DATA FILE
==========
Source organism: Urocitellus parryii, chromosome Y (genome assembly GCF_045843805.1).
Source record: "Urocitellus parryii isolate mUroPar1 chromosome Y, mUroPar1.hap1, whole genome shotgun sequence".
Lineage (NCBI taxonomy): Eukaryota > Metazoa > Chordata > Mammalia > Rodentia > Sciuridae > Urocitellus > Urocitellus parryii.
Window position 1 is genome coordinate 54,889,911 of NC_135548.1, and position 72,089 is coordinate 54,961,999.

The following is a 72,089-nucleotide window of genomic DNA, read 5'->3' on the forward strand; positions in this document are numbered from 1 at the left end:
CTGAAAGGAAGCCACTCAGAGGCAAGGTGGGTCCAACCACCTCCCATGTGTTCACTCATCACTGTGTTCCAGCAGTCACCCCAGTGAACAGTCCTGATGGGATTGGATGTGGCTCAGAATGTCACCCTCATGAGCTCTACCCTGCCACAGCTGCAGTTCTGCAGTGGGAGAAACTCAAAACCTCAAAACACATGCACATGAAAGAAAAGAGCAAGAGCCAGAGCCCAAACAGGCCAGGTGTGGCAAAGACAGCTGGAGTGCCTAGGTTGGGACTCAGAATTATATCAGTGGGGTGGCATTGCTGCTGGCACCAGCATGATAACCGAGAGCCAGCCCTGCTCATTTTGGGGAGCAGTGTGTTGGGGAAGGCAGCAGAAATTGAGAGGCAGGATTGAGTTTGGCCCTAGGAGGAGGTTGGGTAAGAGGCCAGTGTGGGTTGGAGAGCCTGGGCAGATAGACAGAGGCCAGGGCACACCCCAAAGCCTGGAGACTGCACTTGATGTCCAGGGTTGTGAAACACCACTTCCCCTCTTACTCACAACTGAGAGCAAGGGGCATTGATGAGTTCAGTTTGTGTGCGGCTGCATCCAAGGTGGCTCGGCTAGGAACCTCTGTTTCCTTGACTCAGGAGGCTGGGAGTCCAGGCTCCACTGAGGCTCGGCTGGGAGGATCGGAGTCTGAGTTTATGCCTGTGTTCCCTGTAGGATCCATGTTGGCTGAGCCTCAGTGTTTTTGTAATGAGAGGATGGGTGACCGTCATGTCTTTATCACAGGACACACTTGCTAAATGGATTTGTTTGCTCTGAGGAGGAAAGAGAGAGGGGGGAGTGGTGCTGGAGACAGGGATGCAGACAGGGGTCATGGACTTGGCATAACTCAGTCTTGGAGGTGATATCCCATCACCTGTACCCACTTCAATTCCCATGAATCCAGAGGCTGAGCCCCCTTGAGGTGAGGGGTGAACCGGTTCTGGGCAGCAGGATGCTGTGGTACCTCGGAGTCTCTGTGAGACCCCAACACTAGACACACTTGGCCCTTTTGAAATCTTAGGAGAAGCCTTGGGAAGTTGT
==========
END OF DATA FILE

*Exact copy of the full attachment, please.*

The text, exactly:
Source organism: Urocitellus parryii, chromosome Y (genome assembly GCF_045843805.1).
Source record: "Urocitellus parryii isolate mUroPar1 chromosome Y, mUroPar1.hap1, whole genome shotgun sequence".
Lineage (NCBI taxonomy): Eukaryota > Metazoa > Chordata > Mammalia > Rodentia > Sciuridae > Urocitellus > Urocitellus parryii.
Window position 1 is genome coordinate 54,889,911 of NC_135548.1, and position 72,089 is coordinate 54,961,999.

The following is a 72,089-nucleotide window of genomic DNA, read 5'->3' on the forward strand; positions in this document are numbered from 1 at the left end:
CTGAAAGGAAGCCACTCAGAGGCAAGGTGGGTCCAACCACCTCCCATGTGTTCACTCATCACTGTGTTCCAGCAGTCACCCCAGTGAACAGTCCTGATGGGATTGGATGTGGCTCAGAATGTCACCCTCATGAGCTCTACCCTGCCACAGCTGCAGTTCTGCAGTGGGAGAAACTCAAAACCTCAAAACACATGCACATGAAAGAAAAGAGCAAGAGCCAGAGCCCAAACAGGCCAGGTGTGGCAAAGACAGCTGGAGTGCCTAGGTTGGGACTCAGAATTATATCAGTGGGGTGGCATTGCTGCTGGCACCAGCATGATAACCGAGAGCCAGCCCTGCTCATTTTGGGGAGCAGTGTGTTGGGGAAGGCAGCAGAAATTGAGAGGCAGGATTGAGTTTGGCCCTAGGAGGAGGTTGGGTAAGAGGCCAGTGTGGGTTGGAGAGCCTGGGCAGATAGACAGAGGCCAGGGCACACCCCAAAGCCTGGAGACTGCACTTGATGTCCAGGGTTGTGAAACACCACTTCCCCTCTTACTCACAACTGAGAGCAAGGGGCATTGATGAGTTCAGTTTGTGTGCGGCTGCATCCAAGGTGGCTCGGCTAGGAACCTCTGTTTCCTTGACTCAGGAGGCTGGGAGTCCAGGCTCCACTGAGGCTCGGCTGGGAGGATCGGAGTCTGAGTTTATGCCTGTGTTCCCTGTAGGATCCATGTTGGCTGAGCCTCAGTGTTTTTGTAATGAGAGGATGGGTGACCGTCATGTCTTTATCACAGGACACACTTGCTAAATGGATTTGTTTGCTCTGAGGAGGAAAGAGAGAGGGGGGAGTGGTGCTGGAGACAGGGATGCAGACAGGGGTCATGGACTTGGCATAACTCAGTCTTGGAGGTGATATCCCATCACCTGTACCCACTTCAATTCCCATGAATCCAGAGGCTGAGCCCCCTTGAGGTGAGGGGTGAACCGGTTCTGGGCAGCAGGATGCTGTGGTACCTCGGAGTCTCTGTGAGACCCCAACACTAGACACACTTGGCCCTTTTGAAATCTTAGGAGAAGCCTTGGGAAGTTGT